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Pruning for Larger Hydroponics Yields Featured

The larger the hydroponics plants, the larger your yields! The larger the hydroponics plants, the larger your yields!

Large, succulent and bushy…that’s what turns hydroponics growers on more and more lately. In the ebb and flow of what’s popular with growers who want to keep plant numbers down, less is more. Bigger is better.

When you put your plants in large containers - as large as 10-20 gallon buckets or even more - you allow for root development that can support truly massive plants indoors.

What growers have discovered is that a small number of large plants can yield as much if not more than a sea of green or SCROG approach that features a large number of clones packed together. But getting the same yield, or larger yield, would not be as attractive except that growing large plants usually means less work and simpler logistics for you.

One key to large plant productivity is that bigger roots equal bigger yields. In a hydroponics garden using small containers, rockwool slabs, aeroponics or raised beds, for example, your hydroponics plants’ roots don’t have much room to roam.

It’s amazing how much growth and yield you can get from plants that have small amounts of roots, but after a certain point, those plants are limited by the smallness of their root mass.

When you put your plants in large containers - as large as 10-20 gallon buckets or even more - you allow for root development that can support truly massive plants indoors. I’m talking about indoor “trees” that are like immense, squat, multi-branched, heavy-yielding happy monsters.

What else do you have to do to make a large plant hydroponics strategy work for you? Along with providing lots of space for larger root mass, you also trim your plants early to produce a round, dense structure. With some equatorial hydroponics strains, this is hard to achieve. Those strains tend to go vertical.

But through careful trimming of the topmost growth tips of key branches early on, even equatorial strains can become multi-branched so you get a hydroponics plant profile that spreads horizontally.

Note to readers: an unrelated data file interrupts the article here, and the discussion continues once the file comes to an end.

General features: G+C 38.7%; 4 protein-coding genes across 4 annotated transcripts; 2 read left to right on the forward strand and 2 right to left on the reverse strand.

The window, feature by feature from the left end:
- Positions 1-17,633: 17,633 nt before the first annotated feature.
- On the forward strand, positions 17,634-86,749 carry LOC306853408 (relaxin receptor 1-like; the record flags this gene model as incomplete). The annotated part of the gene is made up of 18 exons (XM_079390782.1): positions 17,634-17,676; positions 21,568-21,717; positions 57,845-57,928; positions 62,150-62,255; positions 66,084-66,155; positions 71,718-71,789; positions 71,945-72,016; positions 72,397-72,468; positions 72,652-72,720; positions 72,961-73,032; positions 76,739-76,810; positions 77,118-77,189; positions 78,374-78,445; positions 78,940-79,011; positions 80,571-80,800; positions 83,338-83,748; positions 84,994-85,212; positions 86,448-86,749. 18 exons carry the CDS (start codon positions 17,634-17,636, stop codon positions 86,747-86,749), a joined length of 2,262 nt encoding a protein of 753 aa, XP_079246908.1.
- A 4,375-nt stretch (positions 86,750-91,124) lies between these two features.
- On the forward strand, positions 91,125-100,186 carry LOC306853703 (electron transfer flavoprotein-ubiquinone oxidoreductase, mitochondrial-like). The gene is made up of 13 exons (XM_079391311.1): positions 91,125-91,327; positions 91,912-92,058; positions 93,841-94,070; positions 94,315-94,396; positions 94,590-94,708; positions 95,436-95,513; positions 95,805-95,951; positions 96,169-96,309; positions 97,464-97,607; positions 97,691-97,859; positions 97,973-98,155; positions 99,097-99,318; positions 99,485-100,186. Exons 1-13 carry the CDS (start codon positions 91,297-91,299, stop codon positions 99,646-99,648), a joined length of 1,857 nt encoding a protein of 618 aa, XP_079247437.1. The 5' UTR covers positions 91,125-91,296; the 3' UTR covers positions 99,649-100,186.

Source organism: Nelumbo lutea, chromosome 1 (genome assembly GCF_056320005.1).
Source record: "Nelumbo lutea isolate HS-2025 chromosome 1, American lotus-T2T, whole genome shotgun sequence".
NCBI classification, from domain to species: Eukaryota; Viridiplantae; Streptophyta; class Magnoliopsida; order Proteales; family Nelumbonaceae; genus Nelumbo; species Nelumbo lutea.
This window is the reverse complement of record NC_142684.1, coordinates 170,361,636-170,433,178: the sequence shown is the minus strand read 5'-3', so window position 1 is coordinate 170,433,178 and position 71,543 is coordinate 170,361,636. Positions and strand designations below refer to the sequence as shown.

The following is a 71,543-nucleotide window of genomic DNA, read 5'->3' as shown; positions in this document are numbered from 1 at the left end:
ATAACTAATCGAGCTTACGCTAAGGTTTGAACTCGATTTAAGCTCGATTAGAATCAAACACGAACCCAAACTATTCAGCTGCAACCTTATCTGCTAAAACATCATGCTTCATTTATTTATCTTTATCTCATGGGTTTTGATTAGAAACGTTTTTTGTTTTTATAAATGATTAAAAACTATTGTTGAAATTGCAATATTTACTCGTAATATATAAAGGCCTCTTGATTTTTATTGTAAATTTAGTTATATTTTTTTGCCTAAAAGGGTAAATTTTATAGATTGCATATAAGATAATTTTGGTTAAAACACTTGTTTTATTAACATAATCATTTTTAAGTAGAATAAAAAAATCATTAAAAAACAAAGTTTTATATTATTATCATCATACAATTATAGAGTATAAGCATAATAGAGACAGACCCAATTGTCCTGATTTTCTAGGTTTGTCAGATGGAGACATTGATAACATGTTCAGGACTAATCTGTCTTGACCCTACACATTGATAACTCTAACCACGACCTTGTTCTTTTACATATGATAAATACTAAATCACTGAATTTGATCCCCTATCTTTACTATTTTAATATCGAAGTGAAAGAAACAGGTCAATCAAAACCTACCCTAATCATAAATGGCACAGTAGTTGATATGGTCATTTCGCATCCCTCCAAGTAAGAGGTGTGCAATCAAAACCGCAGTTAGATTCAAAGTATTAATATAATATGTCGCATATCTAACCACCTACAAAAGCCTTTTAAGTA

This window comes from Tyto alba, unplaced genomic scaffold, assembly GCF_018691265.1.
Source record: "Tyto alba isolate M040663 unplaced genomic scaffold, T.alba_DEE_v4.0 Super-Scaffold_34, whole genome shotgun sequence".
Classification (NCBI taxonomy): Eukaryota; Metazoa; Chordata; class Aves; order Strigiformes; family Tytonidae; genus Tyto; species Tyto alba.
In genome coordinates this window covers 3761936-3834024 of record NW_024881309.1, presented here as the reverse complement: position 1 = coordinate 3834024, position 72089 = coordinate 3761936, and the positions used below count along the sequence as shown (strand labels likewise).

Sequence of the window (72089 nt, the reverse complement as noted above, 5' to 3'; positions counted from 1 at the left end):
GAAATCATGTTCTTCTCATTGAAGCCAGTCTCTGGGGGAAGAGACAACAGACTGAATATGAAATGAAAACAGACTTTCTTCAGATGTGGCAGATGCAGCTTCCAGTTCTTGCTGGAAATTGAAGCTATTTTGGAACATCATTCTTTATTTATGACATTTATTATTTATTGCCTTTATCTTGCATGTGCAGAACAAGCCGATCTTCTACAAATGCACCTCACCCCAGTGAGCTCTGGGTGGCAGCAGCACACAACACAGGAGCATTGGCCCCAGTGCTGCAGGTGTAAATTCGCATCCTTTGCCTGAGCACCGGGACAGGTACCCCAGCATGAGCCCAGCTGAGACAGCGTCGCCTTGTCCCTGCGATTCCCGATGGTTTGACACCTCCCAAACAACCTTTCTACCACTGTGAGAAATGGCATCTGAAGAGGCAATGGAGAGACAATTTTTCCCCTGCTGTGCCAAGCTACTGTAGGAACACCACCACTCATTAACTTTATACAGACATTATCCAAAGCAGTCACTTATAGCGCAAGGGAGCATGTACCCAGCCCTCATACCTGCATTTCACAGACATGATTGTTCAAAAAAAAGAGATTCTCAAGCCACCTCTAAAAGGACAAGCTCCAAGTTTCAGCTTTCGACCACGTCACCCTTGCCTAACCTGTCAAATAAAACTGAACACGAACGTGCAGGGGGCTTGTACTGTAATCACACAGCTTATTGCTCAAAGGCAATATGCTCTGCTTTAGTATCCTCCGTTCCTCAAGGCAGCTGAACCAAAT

You take advantage of the horizontal spread by providing extra light per plant. This is enhanced automatically by the fact that shorter plants don’t have as much top to bottom space to light up. Providing extra lighting doesn’t necessarily mean you have to buy new hydroponics lighting units, although that’s often a good idea.

Extra light can also come from optimizing plant placement, light placement, reflectors, and reflective material. You could have a hydroponics plant that’s three feet in diameter. You want even, strong, uniform lighting from side to side and top to bottom. It’s fun to experiment with light placement and plant placement to see what arrangements give you the most light intensity and penetration.

The most successful large-plant growers I’ve ever met were using greenhouses or a customized indoor room, a well-drained soil mix, or a home-built water culture or flood and drain system with huge reservoir or bucket space, and a combination of HID, plasma and T-5 fluorescent lighting.

They used little tricks such as adding beneficial microbes and Roots Excelurator to the root zone, along with a carbohydrate formula to feed the microbes. Lots of time was spent on careful pruning to create round, densely-branched plants.

Harvest is easier in these situations because each flowering stem is like a sturdy main stem, like a big lollipop that weighs more dried than several short clones will yield in a sea of green. You can have plants that each have a dozen or more main stems!

Growing large plants isn’t for everybody because it requires a larger than average hydroponics grow space, and a feel for the artistry of pruning. Look at trimming scissors and study up on hydroponics horticultural pruning. When you see a garden of multi-branched, thick-stalked hydroponics plants that are thriving with root masses the size of outdoor plants, you realize how the large-plant strategy can put more weight into your wallet.

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Why doesn’t the USDA understand? Get the connection between hydroponics and organics here.

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Larger hydroponics roots using beneficial microbes
Last modified on Wednesday, 22 August 2012 17:55

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